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What Might Change if the ACA is Struck Down?

March 30, 2012 11:15 AM

Orin S. Kerr
Professor of Law, George Washington Law School

Based on this week's oral arguments, there is a very real chance that the Supreme Court might strike down the Affordable Care Act in whole or in part. What might change if that happens, beyond the obvious difference that the invalidated parts of the law would no longer be in effect?

Many have speculated about how such a decision might impact the 2012 race. I don't think there's an easy answer. On the Democratic side, such a decision might help because it lets Obama run against the Supreme Court; it might hurt because it denies Obama his most significant legislative accomplishment. On the Republican side, such a decision might help because it helps sell the narrative that Obama has gone too far; it might hurt because it takes away an unpopular law that Republicans could run against. Which of these possibilities are strongest? I just don't know.

The decision might also help reorient the basic constitutional narratives of the two parties. Since the Nixon Era, politicians from the two parties have each generally sounded a simple theme. Democrats generally endorse some form of a living Constitution and an active Supreme Court; Republicans generally endorse some form of strict construction and not legislating from the bench. There have been many variations from this theme over time. But, for the most part, that basic narrative has held its rhetorical force. If the Supreme Court strikes down the ACA on a 5-4 vote, however, those two sides just might flip. We may see Democrats come to extol judicial restraint and Republicans come to celebrate judicial power.

Finally, a decision striking down the ACA would inject the Supreme Court into the political arena in a way we haven't seen in many years. Remember the timing. The basic theory for why the ACA might be unconstitutional wasn't articulated until around the time the legislation was enacted. That theory quickly became an article of faith on one side of the aisle and the object of derision on the other side. If the Court uses those theories to knock down the legislation on a party line vote of 5 Republican nominees to 4 Democratic nominees, many will view the decision as politics masquerading as constitutional law - sort of a Bush v. Gore but with more lasting impact on constitutional law.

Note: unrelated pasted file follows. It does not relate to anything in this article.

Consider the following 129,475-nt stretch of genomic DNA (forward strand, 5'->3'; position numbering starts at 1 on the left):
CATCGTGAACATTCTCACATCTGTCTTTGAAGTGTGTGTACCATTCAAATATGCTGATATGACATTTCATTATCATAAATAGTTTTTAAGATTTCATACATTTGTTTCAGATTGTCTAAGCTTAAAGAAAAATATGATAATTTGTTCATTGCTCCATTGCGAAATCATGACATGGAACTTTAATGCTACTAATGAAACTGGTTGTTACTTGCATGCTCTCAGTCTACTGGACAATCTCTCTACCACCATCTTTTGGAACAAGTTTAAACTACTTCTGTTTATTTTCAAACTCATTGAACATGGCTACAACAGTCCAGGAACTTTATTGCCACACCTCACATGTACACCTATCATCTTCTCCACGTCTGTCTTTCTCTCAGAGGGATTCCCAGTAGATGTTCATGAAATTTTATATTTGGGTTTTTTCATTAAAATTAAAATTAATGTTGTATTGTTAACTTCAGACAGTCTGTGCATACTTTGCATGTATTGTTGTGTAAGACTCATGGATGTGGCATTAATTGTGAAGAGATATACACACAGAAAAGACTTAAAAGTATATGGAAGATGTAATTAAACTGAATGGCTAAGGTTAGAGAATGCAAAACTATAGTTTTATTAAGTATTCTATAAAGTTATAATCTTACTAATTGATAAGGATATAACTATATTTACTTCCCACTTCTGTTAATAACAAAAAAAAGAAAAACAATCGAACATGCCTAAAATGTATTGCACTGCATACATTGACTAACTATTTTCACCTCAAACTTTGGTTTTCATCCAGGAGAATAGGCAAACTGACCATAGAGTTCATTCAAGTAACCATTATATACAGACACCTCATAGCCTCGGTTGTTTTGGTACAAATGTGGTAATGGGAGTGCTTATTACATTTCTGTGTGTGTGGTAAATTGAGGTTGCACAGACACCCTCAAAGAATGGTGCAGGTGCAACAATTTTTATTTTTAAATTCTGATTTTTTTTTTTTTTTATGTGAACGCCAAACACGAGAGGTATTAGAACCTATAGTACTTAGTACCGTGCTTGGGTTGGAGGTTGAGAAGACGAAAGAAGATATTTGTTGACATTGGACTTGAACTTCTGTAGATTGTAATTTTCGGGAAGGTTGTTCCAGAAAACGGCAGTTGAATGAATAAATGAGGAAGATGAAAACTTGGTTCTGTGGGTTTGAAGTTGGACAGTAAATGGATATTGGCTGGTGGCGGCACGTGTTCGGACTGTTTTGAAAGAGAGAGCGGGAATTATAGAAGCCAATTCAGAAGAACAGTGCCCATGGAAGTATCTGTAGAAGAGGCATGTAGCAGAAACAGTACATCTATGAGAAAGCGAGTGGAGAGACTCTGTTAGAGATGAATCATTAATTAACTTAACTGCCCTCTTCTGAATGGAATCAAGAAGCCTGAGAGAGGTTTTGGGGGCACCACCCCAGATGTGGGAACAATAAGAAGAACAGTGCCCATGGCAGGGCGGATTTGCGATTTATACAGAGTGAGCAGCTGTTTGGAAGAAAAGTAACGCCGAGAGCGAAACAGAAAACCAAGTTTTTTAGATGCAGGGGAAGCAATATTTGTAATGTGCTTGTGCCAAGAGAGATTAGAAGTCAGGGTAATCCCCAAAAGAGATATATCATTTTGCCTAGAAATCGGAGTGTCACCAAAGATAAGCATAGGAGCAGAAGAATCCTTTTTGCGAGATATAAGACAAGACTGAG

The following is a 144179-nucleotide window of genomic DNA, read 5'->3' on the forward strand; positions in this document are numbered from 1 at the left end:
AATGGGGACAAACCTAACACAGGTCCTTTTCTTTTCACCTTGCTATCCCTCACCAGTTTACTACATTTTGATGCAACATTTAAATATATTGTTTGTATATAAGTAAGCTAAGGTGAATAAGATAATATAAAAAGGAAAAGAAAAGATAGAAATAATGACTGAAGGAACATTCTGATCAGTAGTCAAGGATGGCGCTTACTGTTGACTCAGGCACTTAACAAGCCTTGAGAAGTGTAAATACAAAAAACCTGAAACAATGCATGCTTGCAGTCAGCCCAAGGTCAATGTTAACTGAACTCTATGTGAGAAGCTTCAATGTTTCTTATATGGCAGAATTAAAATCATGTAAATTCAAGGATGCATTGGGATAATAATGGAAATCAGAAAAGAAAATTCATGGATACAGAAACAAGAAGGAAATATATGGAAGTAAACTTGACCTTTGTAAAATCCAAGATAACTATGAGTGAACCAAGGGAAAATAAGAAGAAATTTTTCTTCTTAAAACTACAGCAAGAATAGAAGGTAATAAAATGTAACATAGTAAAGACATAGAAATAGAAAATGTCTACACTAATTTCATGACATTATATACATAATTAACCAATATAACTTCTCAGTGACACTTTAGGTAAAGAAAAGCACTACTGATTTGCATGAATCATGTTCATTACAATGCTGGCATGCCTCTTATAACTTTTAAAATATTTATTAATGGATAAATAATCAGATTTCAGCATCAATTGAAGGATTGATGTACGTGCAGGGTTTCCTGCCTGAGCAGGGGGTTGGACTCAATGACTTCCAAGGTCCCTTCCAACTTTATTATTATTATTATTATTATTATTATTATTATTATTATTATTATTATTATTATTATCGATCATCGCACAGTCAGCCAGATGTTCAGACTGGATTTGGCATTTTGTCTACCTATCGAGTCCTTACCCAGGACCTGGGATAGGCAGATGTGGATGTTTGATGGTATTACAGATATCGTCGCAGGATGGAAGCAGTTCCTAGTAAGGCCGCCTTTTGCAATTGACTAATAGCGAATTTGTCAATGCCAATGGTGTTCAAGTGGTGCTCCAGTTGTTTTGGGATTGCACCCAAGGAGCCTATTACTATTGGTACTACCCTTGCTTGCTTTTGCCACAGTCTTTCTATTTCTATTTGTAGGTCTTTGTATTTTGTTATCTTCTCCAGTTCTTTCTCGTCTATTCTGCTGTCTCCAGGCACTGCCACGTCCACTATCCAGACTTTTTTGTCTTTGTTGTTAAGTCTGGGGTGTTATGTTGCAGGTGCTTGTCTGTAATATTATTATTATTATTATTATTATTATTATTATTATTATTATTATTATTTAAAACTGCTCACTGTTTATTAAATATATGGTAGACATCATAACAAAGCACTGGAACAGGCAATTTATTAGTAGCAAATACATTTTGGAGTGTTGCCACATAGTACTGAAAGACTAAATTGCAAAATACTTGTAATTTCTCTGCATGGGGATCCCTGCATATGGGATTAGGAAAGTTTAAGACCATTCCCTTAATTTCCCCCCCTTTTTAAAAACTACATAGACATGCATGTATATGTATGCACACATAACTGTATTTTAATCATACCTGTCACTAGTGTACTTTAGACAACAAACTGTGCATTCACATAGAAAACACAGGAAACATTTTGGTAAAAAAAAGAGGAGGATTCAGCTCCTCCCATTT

FEATURED DISCUSSION ARCHIVE:


Obamacare Decision: Reactions, July 2012
Law School Faculty Diversity, May-June 2012
Class Actions, May 2012
Constitutionality of Individual Mandate, March 2012
Human Rights and International Law, February-March 2012
The constitutionality of President Obama's recess appointments, January 2012
Do caps on medical malpractice damages hurt consumers?, December 2011
Trial Lawyers Inc.: State Attorneys General, October 2011
Wal-Mart v. Dukes, April 2011
Kagan Supreme Court nomination, May-June 2010
Election roundtable, November-December 2006
Who's the boss, September 2006
Medical judgement, July 2006
Lawyer Licensing, May 2006
Contingent claims, April 2006
Smoking guns, July 2004

Isaac Gorodetski
Project Manager,
Center for Legal Policy at the
Manhattan Institute
igorodetski@manhattan-institute.org

Katherine Lazarski
Press Officer,
Manhattan Institute
klazarski@manhattan-institute.org

Published by the Manhattan Institute

The Manhattan Insitute's Center for Legal Policy.